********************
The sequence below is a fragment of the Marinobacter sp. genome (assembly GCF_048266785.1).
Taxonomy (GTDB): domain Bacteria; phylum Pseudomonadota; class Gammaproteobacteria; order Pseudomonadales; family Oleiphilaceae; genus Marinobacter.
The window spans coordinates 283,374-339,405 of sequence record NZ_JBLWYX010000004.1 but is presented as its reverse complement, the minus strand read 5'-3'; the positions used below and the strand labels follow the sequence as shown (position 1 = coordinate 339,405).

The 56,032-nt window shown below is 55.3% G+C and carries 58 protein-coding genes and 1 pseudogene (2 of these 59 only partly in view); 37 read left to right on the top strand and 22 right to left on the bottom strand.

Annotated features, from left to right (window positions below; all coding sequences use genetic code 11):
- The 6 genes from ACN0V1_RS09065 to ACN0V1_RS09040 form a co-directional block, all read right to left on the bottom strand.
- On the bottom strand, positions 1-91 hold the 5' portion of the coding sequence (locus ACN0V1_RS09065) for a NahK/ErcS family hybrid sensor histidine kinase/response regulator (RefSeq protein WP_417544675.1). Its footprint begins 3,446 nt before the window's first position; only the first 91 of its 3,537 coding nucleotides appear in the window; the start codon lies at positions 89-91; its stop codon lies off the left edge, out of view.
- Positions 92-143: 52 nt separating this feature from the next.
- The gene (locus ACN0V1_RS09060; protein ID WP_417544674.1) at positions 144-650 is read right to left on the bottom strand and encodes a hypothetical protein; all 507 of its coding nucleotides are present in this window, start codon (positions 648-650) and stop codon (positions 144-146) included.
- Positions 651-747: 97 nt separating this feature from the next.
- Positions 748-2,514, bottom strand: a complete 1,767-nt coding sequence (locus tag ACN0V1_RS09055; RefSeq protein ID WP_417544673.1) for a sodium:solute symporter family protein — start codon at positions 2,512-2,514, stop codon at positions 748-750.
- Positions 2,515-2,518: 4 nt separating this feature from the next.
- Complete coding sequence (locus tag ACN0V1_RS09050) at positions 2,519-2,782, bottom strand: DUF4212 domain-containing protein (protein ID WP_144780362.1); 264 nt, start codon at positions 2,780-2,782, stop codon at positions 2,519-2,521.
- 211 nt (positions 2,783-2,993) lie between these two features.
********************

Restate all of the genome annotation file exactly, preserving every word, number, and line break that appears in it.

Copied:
The sequence below is a fragment of the Marinobacter sp. genome (assembly GCF_048266785.1).
Taxonomy (GTDB): domain Bacteria; phylum Pseudomonadota; class Gammaproteobacteria; order Pseudomonadales; family Oleiphilaceae; genus Marinobacter.
The window spans coordinates 283,374-339,405 of sequence record NZ_JBLWYX010000004.1 but is presented as its reverse complement, the minus strand read 5'-3'; the positions used below and the strand labels follow the sequence as shown (position 1 = coordinate 339,405).

The 56,032-nt window shown below is 55.3% G+C and carries 58 protein-coding genes and 1 pseudogene (2 of these 59 only partly in view); 37 read left to right on the top strand and 22 right to left on the bottom strand.

Annotated features, from left to right (window positions below; all coding sequences use genetic code 11):
- The 6 genes from ACN0V1_RS09065 to ACN0V1_RS09040 form a co-directional block, all read right to left on the bottom strand.
- On the bottom strand, positions 1-91 hold the 5' portion of the coding sequence (locus ACN0V1_RS09065) for a NahK/ErcS family hybrid sensor histidine kinase/response regulator (RefSeq protein WP_417544675.1). Its footprint begins 3,446 nt before the window's first position; only the first 91 of its 3,537 coding nucleotides appear in the window; the start codon lies at positions 89-91; its stop codon lies off the left edge, out of view.
- Positions 92-143: 52 nt separating this feature from the next.
- The gene (locus ACN0V1_RS09060; protein ID WP_417544674.1) at positions 144-650 is read right to left on the bottom strand and encodes a hypothetical protein; all 507 of its coding nucleotides are present in this window, start codon (positions 648-650) and stop codon (positions 144-146) included.
- Positions 651-747: 97 nt separating this feature from the next.
- Positions 748-2,514, bottom strand: a complete 1,767-nt coding sequence (locus tag ACN0V1_RS09055; RefSeq protein ID WP_417544673.1) for a sodium:solute symporter family protein — start codon at positions 2,512-2,514, stop codon at positions 748-750.
- Positions 2,515-2,518: 4 nt separating this feature from the next.
- Complete coding sequence (locus tag ACN0V1_RS09050) at positions 2,519-2,782, bottom strand: DUF4212 domain-containing protein (protein ID WP_144780362.1); 264 nt, start codon at positions 2,780-2,782, stop codon at positions 2,519-2,521.
- 211 nt (positions 2,783-2,993) lie between these two features.